Whether we’re donning shorts and flip flops, or a suit and tie, most people choose how to dress depending upon their plans for the day. Our clothes contribute to our level of comfort and self-confidence. We wouldn’t fight a fire or a war without wearing the proper gear to protect ourselves.
One of my favorite passages of Scripture is found in 1 Samuel 17. Here we read the story of David and Goliath. It’s hard to imagine a small shepherd boy facing an angry giant. King Saul thought he would prepare David for battle by dressing him in his own tunic. “He put a coat of armor on him and a bronze helmet on his head.” v. 38. David could not move in this heavy armor and discarded it saying, “I cannot go in these, because I am not used to them.” Instead, he put five smooth stones in his shepherd’s bag and raced off to face the Philistine.
You know the rest of the story. David won the battle against Goliath by slinging only one stone, knocking his enemy to the ground. Then he finished Goliath off with the giant’s own sword.
I love this chapter because it expresses something I’ve known in my own life. It’s hard to succeed by wearing someone else’s armor. As a new teacher, I often felt inadequate. The task of managing an environment conducive to learning challenged me. I turned to veteran teachers for advice, which they freely gave. The more teachers I consulted, the more overwhelmed I became because each response was different.
Through prayer I began to reflect upon what skills I already possessed which could be transferred to my new challenge. You see, before I became a teacher I worked as a social worker with diverse groups of children who lived in the inner city of Columbus, Ohio. I remembered how I dealt with conflicts among the children through group discussion. I decided to do what I already knew how to do.
I began to conduct weekly “class meetings” to give the students an opportunity to air their grievances with one another. It worked. Although our “meetings” took up thirty minutes of instruction time each week, the children grew to understand how they could handle conflict on their own and didn’t always need me me to solve all of their squabbles. In addition, the children complimented one another for acts of kindness which built friendship within the class.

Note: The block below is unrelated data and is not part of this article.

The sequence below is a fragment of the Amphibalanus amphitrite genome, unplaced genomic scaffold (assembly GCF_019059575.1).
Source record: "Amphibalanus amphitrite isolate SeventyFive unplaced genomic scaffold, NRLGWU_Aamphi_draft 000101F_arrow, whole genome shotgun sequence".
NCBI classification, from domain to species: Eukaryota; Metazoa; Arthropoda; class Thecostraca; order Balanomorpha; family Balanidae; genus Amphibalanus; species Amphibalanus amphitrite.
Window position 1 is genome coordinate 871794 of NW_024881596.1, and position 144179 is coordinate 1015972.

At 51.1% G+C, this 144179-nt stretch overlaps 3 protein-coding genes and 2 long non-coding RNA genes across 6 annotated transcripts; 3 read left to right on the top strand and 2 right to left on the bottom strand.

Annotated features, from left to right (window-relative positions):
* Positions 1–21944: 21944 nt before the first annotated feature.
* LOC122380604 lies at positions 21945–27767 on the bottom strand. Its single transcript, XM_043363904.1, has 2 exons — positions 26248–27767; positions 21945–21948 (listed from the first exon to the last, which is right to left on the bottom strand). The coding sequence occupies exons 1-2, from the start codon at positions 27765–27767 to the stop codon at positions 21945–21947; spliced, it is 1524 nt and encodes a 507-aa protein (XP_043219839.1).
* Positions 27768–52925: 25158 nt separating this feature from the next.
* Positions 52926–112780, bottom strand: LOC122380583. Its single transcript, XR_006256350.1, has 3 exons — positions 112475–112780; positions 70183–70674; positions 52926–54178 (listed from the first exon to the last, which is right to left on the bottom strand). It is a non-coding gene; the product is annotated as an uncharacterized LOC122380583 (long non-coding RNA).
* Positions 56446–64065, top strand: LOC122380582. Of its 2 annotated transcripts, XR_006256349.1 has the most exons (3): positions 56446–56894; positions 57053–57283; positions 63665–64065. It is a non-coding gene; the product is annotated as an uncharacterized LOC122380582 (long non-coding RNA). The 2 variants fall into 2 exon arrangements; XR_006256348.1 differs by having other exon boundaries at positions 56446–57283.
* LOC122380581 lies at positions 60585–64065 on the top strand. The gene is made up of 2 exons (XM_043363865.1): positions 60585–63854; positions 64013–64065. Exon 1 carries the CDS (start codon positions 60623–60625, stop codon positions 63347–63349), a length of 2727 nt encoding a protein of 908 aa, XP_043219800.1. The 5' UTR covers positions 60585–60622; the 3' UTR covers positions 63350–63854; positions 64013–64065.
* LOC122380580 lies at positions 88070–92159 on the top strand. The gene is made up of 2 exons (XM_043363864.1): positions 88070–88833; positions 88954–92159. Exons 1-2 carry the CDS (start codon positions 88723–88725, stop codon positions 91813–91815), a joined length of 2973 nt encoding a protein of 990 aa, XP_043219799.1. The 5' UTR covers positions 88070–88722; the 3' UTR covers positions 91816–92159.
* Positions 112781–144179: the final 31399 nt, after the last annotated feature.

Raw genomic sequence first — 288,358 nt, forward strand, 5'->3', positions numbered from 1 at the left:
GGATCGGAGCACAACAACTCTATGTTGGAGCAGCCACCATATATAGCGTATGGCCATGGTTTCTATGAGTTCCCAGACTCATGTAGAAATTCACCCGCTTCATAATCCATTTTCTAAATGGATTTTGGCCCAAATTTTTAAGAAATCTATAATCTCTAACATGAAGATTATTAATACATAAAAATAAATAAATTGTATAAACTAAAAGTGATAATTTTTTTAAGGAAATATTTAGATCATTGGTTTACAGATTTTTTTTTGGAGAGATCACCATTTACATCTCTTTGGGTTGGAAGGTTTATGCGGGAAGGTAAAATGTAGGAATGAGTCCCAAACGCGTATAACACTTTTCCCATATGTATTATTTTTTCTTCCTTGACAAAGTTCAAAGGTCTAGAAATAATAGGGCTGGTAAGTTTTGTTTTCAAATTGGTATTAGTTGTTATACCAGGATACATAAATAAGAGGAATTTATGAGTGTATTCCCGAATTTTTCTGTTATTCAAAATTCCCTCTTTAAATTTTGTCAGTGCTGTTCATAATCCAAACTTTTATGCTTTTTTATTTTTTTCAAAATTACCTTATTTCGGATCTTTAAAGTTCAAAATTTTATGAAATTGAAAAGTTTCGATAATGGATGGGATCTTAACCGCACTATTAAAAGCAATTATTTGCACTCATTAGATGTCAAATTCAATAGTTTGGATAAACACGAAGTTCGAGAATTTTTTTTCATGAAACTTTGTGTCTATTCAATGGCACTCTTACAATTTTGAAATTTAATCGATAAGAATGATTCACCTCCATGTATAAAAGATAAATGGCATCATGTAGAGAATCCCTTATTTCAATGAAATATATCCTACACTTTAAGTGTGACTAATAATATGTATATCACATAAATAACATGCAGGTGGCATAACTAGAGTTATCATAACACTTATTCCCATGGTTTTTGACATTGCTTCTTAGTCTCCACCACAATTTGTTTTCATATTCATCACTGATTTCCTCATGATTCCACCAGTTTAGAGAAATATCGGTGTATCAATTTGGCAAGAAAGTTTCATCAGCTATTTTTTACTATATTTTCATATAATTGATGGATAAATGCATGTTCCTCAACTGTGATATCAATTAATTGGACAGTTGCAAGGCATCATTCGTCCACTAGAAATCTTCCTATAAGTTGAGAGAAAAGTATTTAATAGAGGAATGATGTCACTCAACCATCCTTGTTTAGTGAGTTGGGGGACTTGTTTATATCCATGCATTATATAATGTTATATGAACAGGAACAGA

Although self-help books and advice from peers have their benefits, what works for others might not work for you. Like David, maybe God has already equipped you with the ability to handle a new challenge by using your skills from past experiences.
Saul wanted to help David. He couldn’t imagine anyone facing Goliath without an armor. But David knew something about himself. He knew he had already killed a lion and a bear with his slingshot. Why wouldn’t God help him now as he squared off with a ten foot Philistine?
All he needed was the right stone… and the same level of faith which carried him in the past. Imagine the conversations among the hundreds of Israelite soldiers who witnessed David’s victory. His success is still talked about today.
Dear reader, I hope this story encourages you whenever you’re feeling intimidated. Don’t compare yourself to others but use the combination of skills and talents that are uniquely yours. You will be dressed for success.
2 thoughts on “Dressed for Success”
Great pairing of clothing with performance. Totally makes sense… what works for one person doesn’t work across the board. Good reminder.
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Brava, my dear friend! Getting ideas from others in similar circumstances can be helpful, but each person has to figure out what suits them best. What could be better than an example from Scripture?
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